17 Jul 20
Alice Winocour is the French writer/director behind Proxima, a drama about a French astronaut (Eva Green) reconciling her commitment to an upcoming mission to space with the impending separation from her daughter (Zélie Boulant-Lemesle). It's her third feature as a director, having made her name with historical drama Augustine (2012), and thriller Disorder (2015), starring Matthias Schoenaerts and Diane Kruger. She also co-wrote the Oscar-nominated Mustang (2015).
"I've always been fascinated by space. I decided to go to Cologne, to the European Space Agency, and met some astronauts. I realised all the preparation for space was something that was almost never shown in films – usually it's five minutes on Earth then the problems happen in space. I came up with this idea of a woman astronaut who is also a mother. This idea of the separation with her daughter mirroring her separation with Earth."
"We didn't put Eva in the centrifuge because it would be like putting four elephants on your chest! It's already difficult for astronauts; it's nearly impossible for other people. So for things like that it was special effects, and in the swimming pool training scene we had a real astronaut because the spacesuit is so heavy – 150kg – so she couldn't have done it, but she did do a lot of protocols. What you see in the movie are the real protocols astronauts use."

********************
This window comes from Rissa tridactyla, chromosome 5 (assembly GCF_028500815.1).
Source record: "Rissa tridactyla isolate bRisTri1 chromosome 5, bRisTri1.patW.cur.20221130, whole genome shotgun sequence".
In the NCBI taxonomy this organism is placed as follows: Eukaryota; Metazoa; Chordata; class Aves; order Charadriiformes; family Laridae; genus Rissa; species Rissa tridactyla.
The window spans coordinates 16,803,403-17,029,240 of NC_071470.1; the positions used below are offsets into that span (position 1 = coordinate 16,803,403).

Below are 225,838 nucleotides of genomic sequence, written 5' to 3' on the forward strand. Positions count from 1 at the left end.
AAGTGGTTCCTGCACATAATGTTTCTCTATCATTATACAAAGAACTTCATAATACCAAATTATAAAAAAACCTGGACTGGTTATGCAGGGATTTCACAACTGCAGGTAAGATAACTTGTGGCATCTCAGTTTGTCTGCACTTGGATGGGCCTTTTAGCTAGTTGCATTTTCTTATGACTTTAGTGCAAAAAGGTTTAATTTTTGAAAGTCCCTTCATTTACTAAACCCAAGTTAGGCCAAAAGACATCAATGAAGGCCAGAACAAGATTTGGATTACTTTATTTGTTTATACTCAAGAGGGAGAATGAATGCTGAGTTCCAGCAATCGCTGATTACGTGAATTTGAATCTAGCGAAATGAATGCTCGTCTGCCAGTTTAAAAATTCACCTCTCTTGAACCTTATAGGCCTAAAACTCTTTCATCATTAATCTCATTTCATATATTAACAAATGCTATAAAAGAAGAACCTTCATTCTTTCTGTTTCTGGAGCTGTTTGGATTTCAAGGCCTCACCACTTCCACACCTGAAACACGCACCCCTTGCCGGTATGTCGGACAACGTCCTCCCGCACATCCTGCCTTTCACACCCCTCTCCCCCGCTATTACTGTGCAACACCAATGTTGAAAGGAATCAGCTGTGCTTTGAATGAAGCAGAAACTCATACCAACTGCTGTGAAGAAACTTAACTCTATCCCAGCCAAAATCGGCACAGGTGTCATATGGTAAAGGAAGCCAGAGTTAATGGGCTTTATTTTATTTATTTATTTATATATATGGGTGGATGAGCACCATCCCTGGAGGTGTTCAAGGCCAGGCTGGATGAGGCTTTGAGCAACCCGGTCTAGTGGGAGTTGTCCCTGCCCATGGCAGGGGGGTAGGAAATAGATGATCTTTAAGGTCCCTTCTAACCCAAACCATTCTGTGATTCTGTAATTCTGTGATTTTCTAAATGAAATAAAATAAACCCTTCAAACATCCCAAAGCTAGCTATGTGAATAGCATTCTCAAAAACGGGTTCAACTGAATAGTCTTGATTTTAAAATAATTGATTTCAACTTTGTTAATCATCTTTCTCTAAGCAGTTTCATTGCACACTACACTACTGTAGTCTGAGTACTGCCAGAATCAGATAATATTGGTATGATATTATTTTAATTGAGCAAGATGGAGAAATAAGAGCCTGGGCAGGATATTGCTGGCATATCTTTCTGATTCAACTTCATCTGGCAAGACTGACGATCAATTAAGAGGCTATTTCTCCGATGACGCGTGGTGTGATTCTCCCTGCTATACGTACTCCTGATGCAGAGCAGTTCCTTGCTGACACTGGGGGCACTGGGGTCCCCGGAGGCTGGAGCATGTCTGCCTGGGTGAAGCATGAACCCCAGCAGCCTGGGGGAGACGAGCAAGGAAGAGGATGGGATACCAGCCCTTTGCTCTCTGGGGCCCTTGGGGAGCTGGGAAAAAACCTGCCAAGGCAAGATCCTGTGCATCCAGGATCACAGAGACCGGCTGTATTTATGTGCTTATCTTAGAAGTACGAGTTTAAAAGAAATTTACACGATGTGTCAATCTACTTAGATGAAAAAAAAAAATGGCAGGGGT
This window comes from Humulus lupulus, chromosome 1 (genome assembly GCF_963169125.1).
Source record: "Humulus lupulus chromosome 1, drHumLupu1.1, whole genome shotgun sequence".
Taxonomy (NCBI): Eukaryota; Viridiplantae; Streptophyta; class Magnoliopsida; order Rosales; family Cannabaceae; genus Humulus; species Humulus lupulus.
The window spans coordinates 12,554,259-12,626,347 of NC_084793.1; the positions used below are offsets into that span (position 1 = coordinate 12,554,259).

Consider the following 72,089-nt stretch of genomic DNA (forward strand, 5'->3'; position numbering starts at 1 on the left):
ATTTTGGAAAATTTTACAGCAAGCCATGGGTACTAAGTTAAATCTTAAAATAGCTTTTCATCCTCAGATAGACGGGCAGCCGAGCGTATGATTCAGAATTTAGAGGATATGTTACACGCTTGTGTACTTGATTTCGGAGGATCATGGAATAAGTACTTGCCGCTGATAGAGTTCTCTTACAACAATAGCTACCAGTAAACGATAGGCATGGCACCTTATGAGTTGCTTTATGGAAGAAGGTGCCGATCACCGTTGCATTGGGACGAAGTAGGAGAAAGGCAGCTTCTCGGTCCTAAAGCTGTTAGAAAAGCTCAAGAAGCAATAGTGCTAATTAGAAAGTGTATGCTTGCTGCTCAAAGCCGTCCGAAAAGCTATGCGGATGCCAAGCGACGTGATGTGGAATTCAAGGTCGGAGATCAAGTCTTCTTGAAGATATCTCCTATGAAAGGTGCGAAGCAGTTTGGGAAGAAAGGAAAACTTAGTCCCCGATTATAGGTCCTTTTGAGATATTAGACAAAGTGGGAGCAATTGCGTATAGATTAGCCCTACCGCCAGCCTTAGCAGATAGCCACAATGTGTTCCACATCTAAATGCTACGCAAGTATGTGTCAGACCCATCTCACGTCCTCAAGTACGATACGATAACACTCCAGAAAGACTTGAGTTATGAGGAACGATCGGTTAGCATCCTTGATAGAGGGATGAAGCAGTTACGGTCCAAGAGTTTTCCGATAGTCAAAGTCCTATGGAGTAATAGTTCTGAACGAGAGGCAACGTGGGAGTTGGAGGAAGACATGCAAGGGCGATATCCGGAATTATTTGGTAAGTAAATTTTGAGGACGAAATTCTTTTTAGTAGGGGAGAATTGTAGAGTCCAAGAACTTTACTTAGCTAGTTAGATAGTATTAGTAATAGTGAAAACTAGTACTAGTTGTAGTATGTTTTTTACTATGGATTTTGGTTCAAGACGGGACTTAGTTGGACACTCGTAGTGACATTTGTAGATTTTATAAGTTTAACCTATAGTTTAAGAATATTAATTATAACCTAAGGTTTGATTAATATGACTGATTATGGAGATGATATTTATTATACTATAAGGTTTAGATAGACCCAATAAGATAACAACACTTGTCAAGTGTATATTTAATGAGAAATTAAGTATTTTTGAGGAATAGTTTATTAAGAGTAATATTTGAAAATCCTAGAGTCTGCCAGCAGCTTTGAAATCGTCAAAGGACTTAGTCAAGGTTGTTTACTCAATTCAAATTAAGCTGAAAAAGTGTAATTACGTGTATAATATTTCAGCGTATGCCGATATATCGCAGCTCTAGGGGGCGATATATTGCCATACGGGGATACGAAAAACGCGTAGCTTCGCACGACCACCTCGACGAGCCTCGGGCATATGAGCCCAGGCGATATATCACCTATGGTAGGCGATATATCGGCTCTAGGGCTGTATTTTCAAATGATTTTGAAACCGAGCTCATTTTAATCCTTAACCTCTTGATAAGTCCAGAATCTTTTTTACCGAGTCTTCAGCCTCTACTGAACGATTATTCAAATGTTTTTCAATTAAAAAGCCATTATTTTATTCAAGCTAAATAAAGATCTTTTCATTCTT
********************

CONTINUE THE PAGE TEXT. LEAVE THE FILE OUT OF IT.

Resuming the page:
"She really immersed herself in the part. We met many female astronauts together, and she underwent tough training to have the body of an astronaut. Eva was kind of like an Amazon. She was a different kind of mother that you don't usually see in films because it's something more traditionally maternal, but I think there are many different ways to be a mother in this world."
"I saw 300 girls while auditioning for the part – it was a long process. It was important, though. At first I wanted my own daughter to play her in the movie, but she refused. She said, 'If one day I want to act in a movie, it will be with a different director. I don't want you as the director!' At first it was very hard for me to find someone but then when I met Zélie I fell in love with her."
"It's moving to see it now, to travel with the movie to different countries. There was the release in Russia recently, and Poland a few weeks ago. Each time it's a different experience. Even though I'm on Earth, travelling with the film I feel a bit like an astronaut."
"It will be set in Paris, which is my city, and on the street where I live. I've been away too long!"
- James Luxford
There's a new Picturehouse Ident in town! In collaboration with creative studio Picturesmith, the new ident contains 50 seconds of movie magic to celebrate the cinema experience.
This month we come from Cambridge Arts Picturehouse with all this month's essential viewings and news.
Jessie Buckley is an unstoppable force of nature in Wild Rose, a Glaswegian drama peppered with foot-tapping country songs that cements its star firmly at the forefront of new British talent.
James Mottram Rupert Goold's Judy, starring Renée Zellweger. Out in cinemas Web 2 Sep.
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